You should also have your dog sit & wait at all doors (and indoor doorways) and allow you to go first, and try to do even one short "training" session every day. Just 5-15 minutes, no longer. Doesn't have to be anything new, just a few minutes to re-connect, reinforce that you're "the boss" and make her brain work a little. If possible, can you take her with you when you're helping your mom? The less time she's alone is less time she can think up ways to entertain herself and "forget" who's the boss. If not, maybe you can get a neighbour or friend or doggy-walker to go and play with her a little bit each day. Also sounds like she might need more walks and general exercise, so try to find a way to get her out for a 20-30 minute walk each day.

You have a very smart dog, you just need to teach her who's boss and that when she does as you ask, she gets well-rewarded for it.

I hope that helps. If you have any questions about clicker training, I can talk to my trainer to get some resources for you (PM me).

Good luck,
Melissa

dakar
August 16th, 2006, 06:23 PM
Thank you ladies. You pointed out some things that I am doing and now I feel like I'm on the right track. Jessi - I know I need to focus more on my mom right now than on the dog but I was feeling quite guilty. You're right Mom needs to come first. Thankfully, I think we're out of the woods now and I have time for normal things again. As for the things I'm doing right - I do make her sit before going through doorways so that I go first. I never ast angry or even just disinterrested when she comes to me - it's always happy time. And we walk for an hour a day and play for half an hour or so normally. So now that things are more normal we'll get back to that. Hubby has been walking her for me but he's not as puppy oriented as I am. I really appreciate the specifics on the whole kennel thing. Yes it's chain link and I can be verry patient if I know I'm on the right track. We'll definitely be doing it your way, Melissa. I've tried clicker training with her but my trainer suggested that I try other methods (and she was right - clicker just wasn't working). I think it was more me than her - I just am not that coordinated. But she does well without the clicker and I'm less stressed. Oh, and she can sit in her crate. In order to get one long enough it had to be quite tall. Thanks again guys. I'll let you know how it works.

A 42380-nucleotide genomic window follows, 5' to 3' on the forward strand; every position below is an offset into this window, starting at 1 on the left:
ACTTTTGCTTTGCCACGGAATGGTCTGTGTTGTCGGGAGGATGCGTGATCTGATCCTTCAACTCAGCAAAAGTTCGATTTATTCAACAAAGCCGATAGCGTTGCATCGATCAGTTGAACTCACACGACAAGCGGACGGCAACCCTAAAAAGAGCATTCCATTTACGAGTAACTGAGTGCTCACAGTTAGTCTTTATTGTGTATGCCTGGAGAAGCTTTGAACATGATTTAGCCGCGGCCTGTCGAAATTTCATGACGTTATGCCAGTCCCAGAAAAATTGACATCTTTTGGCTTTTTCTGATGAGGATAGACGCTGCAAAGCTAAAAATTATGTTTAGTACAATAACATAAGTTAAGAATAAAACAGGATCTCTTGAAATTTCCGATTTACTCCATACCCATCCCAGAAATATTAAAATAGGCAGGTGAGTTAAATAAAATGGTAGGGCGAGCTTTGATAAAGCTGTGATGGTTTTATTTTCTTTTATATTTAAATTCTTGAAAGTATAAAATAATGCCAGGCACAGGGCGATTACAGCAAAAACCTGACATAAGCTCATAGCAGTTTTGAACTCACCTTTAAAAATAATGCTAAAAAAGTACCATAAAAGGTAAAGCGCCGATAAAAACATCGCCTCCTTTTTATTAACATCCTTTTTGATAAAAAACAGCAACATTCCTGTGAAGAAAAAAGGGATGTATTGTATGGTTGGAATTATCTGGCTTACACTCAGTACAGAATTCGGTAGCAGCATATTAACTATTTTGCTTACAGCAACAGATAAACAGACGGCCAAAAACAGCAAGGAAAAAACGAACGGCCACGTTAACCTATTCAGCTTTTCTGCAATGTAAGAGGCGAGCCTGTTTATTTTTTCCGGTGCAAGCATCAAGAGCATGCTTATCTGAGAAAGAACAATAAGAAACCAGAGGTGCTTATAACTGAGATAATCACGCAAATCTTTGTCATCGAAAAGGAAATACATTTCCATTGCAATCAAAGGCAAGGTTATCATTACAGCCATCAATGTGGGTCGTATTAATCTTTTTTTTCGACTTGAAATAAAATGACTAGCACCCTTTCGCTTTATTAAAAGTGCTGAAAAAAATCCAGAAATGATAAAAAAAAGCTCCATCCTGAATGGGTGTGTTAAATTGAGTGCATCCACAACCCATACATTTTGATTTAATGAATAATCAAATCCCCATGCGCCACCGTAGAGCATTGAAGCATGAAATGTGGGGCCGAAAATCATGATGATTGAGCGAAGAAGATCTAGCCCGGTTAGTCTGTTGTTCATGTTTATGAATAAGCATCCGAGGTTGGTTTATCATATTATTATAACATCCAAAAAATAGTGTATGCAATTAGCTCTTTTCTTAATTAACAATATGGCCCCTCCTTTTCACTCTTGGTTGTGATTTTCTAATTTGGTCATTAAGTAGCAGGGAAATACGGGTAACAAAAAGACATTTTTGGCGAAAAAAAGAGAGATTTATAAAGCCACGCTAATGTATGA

dakar
August 17th, 2006, 09:49 AM
Melissa,
The process you described for the sit/wait in the kennel is working like a dream. I didn't expect perfection overnight, and I didn't get it, but ,using your idea, I've halved the time it takes to get her to sit. Yay! Thanks again.
Dana

dogmelissa
August 17th, 2006, 12:18 PM
Melissa,
The process you described for the sit/wait in the kennel is working like a dream. I didn't expect perfection overnight, and I didn't get it, but ,using your idea, I've halved the time it takes to get her to sit. Yay! Thanks again.
Dana

*Very* happy to hear that, Dana!!!! Usually it's a very simple solution, but one that we (as complex humans) just can't think of. :thumbs up Keep up the good work!!

Melissa